Good job, meincer, in getting that response from the resident "New Hand" columnist. 8)


08-06-2005, 07:06 PM
Here is another idea for you to have a look at, these little thing-a-me-bobs keep the tap at right angles to whatever your tapping. This might be a solution to your problem.


reegards radish

08-06-2005, 07:08 PM
Mouse Milk, Now thats an image I will never shake.

Your Old Dog
08-06-2005, 07:28 PM
I was busting taps left and right until one guy posted this. "In my experiance most taps are busted due to not going in straight"

I got hyper critical about going in straight and have not broken one since. I suspect if you really are having that much bad luck you have the same problem.

It helps me to eyeball the tap to get it as perpendicular as possible and I hold the wrench in two hands. I make the first few revolutions very slowly and very deliberate. I generally take 1/2 turn in, 1/4 out, 1/2 in, 1/4 out...... Then, after I've made about 2 or 3 full turns I remove the tap and clean off the debris and start it back in again.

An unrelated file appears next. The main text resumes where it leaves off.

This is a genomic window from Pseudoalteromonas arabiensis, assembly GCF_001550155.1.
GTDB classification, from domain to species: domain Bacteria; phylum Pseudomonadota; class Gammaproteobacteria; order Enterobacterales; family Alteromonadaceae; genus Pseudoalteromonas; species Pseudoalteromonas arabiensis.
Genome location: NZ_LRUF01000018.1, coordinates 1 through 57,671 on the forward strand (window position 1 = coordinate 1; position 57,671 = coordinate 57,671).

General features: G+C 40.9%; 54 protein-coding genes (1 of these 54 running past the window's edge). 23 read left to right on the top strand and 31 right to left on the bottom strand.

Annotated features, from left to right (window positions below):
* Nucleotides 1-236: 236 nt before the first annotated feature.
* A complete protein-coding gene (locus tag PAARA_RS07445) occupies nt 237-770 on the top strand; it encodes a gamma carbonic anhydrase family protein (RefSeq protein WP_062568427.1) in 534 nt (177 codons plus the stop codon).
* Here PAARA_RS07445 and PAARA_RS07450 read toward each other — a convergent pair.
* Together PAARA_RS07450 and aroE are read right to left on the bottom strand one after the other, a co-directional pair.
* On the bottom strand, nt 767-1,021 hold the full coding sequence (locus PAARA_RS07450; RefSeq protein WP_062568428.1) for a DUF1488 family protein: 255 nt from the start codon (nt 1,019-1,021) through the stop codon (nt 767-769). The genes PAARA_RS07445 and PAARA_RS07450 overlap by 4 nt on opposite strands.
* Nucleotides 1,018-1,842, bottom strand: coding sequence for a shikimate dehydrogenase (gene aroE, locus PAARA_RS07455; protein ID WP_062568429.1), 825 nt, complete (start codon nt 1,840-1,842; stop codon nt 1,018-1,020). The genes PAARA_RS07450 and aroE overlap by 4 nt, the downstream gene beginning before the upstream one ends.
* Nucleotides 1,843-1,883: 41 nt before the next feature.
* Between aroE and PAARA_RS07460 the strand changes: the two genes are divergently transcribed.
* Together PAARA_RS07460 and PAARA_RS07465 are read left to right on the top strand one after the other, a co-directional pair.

I guess if you're going in no more then 3 times the diameter of the tap it's about right. Any more and you'll likely have trouble again. I use Tap Magic but confess I think it messed up the paint on my lathe after much use.

[This message has been edited by Your Old Dog (edited 08-06-2005).]

08-06-2005, 07:34 PM
I've tried to have conversations with the nice people down at the local ACE hardware store to convince them that they are way behind the times in much of the machinist type items they carry. "You should sell spiral or gun taps instead of those old plug type" Hah.

Greg C.

Tin Falcon
08-06-2005, 09:34 PM
A tap guide either shop made or comercial could also help.

08-07-2005, 01:23 PM
I started using a tapping wax and found that works really well. Had to tap 6 blind holes freehand to repair a backhoe solenoid the other day. Less messy than the oil and tends to keep the chips stuck to the tap,which is useful for blind tapping. The stuff I have was made by Castrol. I use it for all my hand tapping.

I've used the Bridgeport for power tapping 1/4 through 3/8. Drill hole, replace drill with tap and plug it through. Through holes
only, of course. Anything smaller, I'd want to use a tapping head.

Guides are useful, but you can do it freehand with a little practice and attention. It's easier with the larger sizes; I wouldn't try a 2-56 by hand. Maybe 4-40, 6-32 is generally OK.

08-07-2005, 01:38 PM
<font face="Verdana, Arial" size="2">I think I need to invest in a good set of HSS taps</font>

...and a can of "Rapid Tap".